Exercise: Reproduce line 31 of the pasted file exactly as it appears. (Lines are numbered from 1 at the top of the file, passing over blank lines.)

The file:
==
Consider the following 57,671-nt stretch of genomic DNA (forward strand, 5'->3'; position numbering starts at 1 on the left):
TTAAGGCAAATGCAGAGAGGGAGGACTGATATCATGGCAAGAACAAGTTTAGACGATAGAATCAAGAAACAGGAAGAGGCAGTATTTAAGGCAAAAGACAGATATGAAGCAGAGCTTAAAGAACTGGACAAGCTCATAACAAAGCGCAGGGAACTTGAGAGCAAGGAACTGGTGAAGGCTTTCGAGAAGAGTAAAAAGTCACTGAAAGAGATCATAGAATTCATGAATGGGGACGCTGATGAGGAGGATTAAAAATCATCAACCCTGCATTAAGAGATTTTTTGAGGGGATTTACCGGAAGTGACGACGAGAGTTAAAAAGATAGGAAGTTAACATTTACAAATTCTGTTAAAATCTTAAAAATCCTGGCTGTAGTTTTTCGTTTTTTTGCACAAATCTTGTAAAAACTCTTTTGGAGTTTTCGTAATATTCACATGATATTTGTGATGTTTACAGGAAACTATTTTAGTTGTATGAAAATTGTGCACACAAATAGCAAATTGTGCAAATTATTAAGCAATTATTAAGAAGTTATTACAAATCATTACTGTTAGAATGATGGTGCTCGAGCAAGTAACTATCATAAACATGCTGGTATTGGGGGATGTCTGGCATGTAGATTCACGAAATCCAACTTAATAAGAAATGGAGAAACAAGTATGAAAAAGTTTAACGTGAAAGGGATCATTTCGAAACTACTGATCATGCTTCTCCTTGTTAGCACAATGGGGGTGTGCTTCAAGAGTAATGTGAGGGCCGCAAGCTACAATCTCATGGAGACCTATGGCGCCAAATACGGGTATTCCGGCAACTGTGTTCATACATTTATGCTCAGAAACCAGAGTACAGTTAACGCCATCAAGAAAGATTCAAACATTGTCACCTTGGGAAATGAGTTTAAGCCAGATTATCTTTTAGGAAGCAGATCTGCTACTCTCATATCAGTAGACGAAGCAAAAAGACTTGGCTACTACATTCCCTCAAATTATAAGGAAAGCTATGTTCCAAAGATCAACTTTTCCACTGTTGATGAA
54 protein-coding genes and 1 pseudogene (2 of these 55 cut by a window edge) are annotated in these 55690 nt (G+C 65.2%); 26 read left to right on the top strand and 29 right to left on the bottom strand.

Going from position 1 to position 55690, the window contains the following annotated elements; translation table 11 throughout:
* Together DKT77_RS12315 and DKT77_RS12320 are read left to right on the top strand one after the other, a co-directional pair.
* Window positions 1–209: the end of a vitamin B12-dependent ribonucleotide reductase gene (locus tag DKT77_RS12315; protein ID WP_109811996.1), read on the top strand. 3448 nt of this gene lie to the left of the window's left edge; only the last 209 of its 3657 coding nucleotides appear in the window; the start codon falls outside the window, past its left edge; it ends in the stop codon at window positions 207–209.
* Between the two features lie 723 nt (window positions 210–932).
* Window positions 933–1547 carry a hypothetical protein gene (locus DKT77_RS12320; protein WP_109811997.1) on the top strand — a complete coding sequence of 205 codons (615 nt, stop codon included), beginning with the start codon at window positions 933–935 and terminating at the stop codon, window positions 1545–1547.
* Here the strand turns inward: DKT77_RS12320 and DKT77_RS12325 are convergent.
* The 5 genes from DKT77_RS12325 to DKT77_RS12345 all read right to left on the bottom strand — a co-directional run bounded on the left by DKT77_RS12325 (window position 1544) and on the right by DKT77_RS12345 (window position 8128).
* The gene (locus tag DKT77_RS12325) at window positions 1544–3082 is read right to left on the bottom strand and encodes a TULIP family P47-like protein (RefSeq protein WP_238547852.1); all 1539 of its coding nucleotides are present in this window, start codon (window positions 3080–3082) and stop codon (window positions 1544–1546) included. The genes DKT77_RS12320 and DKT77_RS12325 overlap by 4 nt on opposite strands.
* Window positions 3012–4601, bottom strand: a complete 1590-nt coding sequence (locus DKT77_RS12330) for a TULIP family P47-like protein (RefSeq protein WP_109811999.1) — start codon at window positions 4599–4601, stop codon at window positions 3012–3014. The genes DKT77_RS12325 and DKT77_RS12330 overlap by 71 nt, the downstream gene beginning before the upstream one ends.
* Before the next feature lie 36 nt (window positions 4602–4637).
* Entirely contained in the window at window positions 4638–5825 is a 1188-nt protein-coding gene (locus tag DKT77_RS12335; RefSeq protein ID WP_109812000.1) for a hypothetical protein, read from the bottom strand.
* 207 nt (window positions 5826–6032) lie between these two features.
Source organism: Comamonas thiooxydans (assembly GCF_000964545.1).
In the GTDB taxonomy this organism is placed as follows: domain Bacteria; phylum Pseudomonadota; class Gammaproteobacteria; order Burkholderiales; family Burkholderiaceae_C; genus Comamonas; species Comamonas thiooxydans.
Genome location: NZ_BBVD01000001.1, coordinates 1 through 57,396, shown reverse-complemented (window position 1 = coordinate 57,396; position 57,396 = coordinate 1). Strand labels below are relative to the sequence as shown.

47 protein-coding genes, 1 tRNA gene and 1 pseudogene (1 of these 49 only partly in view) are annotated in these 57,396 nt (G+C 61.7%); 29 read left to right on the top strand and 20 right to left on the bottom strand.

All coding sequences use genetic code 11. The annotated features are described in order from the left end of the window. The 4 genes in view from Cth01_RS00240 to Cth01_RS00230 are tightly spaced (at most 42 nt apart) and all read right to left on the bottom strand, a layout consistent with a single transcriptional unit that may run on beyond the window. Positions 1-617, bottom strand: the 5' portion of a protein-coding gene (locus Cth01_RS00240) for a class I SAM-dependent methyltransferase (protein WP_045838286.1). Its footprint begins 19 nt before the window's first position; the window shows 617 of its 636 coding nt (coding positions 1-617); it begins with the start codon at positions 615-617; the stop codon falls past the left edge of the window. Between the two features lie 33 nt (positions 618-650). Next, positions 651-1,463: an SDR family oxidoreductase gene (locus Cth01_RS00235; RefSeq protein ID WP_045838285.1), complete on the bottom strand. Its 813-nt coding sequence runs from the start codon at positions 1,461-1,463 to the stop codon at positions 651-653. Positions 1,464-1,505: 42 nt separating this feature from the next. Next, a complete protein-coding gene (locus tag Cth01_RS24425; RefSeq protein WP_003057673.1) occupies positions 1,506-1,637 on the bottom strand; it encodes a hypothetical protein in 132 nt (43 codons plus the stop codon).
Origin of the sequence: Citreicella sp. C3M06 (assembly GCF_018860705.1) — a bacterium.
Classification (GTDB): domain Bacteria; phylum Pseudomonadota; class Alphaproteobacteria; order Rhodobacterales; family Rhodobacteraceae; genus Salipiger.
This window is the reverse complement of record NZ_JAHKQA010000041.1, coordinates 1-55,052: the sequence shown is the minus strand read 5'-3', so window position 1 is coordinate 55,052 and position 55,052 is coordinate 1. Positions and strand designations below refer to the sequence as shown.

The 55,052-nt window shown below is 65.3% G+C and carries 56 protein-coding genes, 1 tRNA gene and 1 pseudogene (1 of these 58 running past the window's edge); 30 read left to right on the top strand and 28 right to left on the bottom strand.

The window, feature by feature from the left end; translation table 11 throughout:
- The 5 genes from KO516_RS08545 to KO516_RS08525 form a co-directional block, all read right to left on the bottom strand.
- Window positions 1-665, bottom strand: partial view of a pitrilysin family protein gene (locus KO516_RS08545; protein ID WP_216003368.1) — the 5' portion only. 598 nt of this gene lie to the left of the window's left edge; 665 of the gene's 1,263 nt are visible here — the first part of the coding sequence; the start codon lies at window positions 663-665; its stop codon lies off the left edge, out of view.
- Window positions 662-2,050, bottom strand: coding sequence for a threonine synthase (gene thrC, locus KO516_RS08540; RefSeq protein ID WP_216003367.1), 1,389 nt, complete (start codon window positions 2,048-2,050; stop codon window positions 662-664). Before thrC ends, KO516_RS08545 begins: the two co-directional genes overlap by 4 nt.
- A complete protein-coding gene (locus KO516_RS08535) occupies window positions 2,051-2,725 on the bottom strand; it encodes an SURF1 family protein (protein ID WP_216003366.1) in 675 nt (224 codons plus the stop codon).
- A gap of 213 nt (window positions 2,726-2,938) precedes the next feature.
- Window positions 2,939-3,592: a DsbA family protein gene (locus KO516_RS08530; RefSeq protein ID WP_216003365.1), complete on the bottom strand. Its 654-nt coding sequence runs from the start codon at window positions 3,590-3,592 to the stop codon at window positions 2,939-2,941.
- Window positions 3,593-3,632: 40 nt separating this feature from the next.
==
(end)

- Window positions 2,939-3,592: a DsbA family protein gene (locus KO516_RS08530; RefSeq protein ID WP_216003365.1), complete on the bottom strand. Its 654-nt coding sequence runs from the start codon at window positions 3,590-3,592 to the stop codon at window positions 2,939-2,941.